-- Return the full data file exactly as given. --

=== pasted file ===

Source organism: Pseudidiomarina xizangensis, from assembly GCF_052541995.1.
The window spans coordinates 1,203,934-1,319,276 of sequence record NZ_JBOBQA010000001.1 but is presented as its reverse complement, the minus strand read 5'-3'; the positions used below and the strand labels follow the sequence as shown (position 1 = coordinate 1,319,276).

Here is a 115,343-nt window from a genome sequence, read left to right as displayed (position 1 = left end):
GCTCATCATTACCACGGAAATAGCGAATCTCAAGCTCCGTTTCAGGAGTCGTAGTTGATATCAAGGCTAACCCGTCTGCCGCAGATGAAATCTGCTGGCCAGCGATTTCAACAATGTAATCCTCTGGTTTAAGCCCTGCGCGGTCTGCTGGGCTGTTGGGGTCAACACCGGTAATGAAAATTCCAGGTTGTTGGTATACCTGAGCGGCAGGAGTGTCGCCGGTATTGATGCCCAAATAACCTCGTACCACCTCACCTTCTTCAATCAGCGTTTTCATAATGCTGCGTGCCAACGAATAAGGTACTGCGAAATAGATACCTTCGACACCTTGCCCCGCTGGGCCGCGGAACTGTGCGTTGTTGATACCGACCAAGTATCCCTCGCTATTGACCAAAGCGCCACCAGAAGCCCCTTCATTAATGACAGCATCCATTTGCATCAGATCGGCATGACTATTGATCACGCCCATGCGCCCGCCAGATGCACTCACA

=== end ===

Source organism: Pseudidiomarina xizangensis, from assembly GCF_052541995.1.
The window spans coordinates 1,203,934-1,319,276 of sequence record NZ_JBOBQA010000001.1 but is presented as its reverse complement, the minus strand read 5'-3'; the positions used below and the strand labels follow the sequence as shown (position 1 = coordinate 1,319,276).

Here is a 115,343-nt window from a genome sequence, read left to right as displayed (position 1 = left end):
GCTCATCATTACCACGGAAATAGCGAATCTCAAGCTCCGTTTCAGGAGTCGTAGTTGATATCAAGGCTAACCCGTCTGCCGCAGATGAAATCTGCTGGCCAGCGATTTCAACAATGTAATCCTCTGGTTTAAGCCCTGCGCGGTCTGCTGGGCTGTTGGGGTCAACACCGGTAATGAAAATTCCAGGTTGTTGGTATACCTGAGCGGCAGGAGTGTCGCCGGTATTGATGCCCAAATAACCTCGTACCACCTCACCTTCTTCAATCAGCGTTTTCATAATGCTGCGTGCCAACGAATAAGGTACTGCGAAATAGATACCTTCGACACCTTGCCCCGCTGGGCCGCGGAACTGTGCGTTGTTGATACCGACCAAGTATCCCTCGCTATTGACCAAAGCGCCACCAGAAGCCCCTTCATTAATGACAGCATCCATTTGCATCAGATCGGCATGACTATTGATCACGCCCATGCGCCCGCCAGATGCACTCACA